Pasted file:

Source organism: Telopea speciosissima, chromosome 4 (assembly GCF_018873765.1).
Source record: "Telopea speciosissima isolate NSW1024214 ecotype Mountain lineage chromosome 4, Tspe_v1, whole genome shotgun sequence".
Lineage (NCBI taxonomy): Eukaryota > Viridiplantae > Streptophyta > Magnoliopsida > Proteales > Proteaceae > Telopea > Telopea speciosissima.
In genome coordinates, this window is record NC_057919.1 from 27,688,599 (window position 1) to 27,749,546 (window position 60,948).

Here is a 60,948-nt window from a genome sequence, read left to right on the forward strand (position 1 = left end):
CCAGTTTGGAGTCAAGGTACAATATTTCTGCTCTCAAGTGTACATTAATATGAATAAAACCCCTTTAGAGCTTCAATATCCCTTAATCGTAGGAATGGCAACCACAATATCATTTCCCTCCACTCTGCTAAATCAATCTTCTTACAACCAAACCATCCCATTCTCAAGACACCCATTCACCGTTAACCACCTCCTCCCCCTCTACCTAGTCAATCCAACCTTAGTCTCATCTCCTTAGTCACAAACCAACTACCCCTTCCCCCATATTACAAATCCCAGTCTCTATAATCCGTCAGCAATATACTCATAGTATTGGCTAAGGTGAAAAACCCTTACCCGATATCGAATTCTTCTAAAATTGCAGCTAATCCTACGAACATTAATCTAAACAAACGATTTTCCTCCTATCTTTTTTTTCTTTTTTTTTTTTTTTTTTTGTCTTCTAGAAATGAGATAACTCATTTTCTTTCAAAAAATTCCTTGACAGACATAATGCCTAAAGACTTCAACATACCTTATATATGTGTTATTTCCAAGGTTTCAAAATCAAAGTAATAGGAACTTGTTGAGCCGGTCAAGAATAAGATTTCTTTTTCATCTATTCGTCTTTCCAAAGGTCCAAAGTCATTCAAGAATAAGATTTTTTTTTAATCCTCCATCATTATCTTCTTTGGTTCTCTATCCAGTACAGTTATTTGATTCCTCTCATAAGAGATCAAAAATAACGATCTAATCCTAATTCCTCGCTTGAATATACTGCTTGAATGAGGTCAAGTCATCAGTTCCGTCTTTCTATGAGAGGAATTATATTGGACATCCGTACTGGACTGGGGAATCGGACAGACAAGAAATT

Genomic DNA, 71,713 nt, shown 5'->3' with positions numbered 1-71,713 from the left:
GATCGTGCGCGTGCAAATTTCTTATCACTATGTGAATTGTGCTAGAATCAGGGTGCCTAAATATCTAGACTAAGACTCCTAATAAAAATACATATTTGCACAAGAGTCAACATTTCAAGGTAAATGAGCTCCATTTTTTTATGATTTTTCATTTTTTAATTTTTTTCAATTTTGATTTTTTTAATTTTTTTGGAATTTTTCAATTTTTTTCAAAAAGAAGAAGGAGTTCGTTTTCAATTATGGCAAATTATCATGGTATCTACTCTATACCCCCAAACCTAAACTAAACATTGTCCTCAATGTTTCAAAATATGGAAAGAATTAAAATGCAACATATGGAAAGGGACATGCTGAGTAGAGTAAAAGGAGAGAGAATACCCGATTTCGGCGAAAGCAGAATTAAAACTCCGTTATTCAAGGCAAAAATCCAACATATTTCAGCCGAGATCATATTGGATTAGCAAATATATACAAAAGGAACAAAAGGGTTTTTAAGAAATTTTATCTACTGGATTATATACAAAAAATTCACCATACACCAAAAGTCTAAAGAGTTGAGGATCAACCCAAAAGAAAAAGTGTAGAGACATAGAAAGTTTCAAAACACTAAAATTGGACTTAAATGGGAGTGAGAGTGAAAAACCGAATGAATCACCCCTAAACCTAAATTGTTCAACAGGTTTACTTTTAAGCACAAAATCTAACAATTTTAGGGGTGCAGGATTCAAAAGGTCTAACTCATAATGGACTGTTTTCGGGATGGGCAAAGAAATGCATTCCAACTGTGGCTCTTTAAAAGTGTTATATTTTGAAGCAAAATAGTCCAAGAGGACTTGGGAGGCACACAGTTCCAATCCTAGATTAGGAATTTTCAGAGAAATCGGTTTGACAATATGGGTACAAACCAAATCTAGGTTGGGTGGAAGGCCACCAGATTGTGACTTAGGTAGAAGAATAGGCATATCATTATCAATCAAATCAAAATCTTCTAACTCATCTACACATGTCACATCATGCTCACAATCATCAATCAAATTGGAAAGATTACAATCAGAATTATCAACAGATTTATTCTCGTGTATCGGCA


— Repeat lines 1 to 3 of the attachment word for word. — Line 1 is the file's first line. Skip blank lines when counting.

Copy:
Source organism: Telopea speciosissima, chromosome 4 (assembly GCF_018873765.1).
Source record: "Telopea speciosissima isolate NSW1024214 ecotype Mountain lineage chromosome 4, Tspe_v1, whole genome shotgun sequence".
Lineage (NCBI taxonomy): Eukaryota > Viridiplantae > Streptophyta > Magnoliopsida > Proteales > Proteaceae > Telopea > Telopea speciosissima.